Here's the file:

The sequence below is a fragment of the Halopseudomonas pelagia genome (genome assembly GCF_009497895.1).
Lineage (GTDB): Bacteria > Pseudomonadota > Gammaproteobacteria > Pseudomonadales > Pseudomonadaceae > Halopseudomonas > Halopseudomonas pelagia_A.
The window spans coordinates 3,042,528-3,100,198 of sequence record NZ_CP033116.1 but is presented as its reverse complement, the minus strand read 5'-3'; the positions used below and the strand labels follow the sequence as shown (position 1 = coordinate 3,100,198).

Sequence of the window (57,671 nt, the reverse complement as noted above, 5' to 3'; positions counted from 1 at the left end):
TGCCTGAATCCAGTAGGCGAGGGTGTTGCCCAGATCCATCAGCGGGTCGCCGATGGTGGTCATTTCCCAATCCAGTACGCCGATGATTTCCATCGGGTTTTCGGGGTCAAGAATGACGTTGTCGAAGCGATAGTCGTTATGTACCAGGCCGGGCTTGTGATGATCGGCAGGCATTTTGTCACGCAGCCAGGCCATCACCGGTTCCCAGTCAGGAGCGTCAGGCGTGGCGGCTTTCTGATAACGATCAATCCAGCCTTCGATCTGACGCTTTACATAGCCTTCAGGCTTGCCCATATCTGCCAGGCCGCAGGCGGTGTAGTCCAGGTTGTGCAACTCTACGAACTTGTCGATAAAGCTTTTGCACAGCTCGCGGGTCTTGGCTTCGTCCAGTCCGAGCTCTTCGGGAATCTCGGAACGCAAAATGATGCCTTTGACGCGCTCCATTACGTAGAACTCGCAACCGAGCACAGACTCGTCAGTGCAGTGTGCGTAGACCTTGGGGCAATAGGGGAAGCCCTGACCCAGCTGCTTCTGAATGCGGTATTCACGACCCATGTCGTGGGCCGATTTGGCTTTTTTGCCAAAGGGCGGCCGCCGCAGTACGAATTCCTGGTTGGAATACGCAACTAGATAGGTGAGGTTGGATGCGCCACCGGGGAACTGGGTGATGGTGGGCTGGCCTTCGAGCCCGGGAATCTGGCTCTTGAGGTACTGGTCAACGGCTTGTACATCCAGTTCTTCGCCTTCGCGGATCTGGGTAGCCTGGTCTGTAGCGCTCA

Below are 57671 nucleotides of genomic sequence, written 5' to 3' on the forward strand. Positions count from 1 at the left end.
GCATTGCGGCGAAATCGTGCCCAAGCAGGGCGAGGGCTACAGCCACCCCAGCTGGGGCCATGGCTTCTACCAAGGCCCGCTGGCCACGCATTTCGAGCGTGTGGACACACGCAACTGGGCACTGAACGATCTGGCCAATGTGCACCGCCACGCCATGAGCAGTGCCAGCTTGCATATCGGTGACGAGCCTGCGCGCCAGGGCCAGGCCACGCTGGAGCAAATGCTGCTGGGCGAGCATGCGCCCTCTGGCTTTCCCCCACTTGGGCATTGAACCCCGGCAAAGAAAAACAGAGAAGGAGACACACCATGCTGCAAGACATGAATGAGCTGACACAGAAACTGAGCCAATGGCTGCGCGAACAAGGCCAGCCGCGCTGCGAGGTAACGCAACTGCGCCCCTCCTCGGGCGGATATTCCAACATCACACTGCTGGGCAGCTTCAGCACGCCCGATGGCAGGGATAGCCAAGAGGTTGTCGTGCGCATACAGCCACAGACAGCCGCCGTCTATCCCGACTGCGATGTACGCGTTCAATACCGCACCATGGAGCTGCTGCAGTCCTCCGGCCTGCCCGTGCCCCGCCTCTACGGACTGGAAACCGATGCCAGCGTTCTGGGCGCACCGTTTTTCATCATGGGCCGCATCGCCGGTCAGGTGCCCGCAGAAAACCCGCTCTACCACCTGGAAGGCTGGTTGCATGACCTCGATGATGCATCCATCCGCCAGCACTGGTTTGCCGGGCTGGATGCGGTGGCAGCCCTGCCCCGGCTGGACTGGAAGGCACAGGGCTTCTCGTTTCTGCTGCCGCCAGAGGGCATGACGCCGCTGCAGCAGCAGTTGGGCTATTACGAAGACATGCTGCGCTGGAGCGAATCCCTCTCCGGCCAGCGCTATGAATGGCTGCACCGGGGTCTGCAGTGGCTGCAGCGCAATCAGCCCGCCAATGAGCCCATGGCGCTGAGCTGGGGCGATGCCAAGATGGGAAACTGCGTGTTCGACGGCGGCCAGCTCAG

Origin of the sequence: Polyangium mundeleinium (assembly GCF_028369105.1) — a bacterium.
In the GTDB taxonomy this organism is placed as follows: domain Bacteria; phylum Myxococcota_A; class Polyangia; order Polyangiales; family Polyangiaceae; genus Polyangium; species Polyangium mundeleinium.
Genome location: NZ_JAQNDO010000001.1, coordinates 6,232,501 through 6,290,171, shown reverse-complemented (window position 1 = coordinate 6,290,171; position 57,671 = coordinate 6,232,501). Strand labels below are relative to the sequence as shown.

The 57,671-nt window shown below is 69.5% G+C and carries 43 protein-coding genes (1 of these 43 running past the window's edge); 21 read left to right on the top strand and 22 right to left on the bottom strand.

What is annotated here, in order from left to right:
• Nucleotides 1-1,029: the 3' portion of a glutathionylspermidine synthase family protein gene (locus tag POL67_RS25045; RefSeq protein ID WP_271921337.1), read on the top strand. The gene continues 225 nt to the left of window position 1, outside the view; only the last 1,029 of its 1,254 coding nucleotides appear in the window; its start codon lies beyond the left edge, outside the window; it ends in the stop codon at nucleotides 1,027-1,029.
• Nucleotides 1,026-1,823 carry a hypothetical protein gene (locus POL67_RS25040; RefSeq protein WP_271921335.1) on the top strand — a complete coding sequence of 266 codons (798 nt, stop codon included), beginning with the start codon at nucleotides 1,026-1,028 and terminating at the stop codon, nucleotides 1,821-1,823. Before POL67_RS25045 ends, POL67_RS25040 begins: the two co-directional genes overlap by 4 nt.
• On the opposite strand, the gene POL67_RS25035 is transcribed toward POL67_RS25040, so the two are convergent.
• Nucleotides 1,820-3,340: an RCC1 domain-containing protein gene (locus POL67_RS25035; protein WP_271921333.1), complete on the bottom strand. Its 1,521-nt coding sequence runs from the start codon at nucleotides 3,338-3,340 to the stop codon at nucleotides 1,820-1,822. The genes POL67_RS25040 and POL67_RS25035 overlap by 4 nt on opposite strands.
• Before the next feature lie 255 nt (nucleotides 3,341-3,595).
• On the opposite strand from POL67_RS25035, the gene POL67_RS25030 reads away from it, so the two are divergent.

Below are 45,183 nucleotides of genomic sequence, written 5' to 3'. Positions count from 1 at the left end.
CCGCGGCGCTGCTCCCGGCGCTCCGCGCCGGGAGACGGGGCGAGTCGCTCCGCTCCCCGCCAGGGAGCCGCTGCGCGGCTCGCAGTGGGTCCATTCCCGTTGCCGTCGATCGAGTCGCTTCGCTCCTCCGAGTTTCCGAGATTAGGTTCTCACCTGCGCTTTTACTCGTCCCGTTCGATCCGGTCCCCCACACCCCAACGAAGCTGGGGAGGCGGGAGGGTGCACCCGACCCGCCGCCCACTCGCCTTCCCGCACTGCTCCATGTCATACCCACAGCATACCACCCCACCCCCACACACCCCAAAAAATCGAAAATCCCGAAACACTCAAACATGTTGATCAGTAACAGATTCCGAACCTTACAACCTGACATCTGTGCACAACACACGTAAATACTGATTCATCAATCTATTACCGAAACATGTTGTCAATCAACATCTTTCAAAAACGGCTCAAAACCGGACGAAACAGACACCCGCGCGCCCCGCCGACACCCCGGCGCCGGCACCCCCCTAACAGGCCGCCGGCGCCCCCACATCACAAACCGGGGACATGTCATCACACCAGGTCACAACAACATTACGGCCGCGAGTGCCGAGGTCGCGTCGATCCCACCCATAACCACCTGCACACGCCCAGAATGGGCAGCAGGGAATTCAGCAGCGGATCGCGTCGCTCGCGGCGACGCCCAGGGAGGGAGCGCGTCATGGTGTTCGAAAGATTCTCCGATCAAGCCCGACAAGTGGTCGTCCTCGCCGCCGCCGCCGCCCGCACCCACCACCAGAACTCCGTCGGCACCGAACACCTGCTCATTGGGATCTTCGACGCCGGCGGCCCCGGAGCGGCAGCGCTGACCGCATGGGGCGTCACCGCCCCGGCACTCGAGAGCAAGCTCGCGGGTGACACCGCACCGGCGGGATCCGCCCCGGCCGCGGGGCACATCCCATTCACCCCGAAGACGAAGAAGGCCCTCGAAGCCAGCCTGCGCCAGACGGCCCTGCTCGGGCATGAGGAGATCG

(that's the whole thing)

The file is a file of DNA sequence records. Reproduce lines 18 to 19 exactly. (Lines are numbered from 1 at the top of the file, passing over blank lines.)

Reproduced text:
• On the opposite strand from POL67_RS25035, the gene POL67_RS25030 reads away from it, so the two are divergent.

Below are 45,183 nucleotides of genomic sequence, written 5' to 3'. Positions count from 1 at the left end.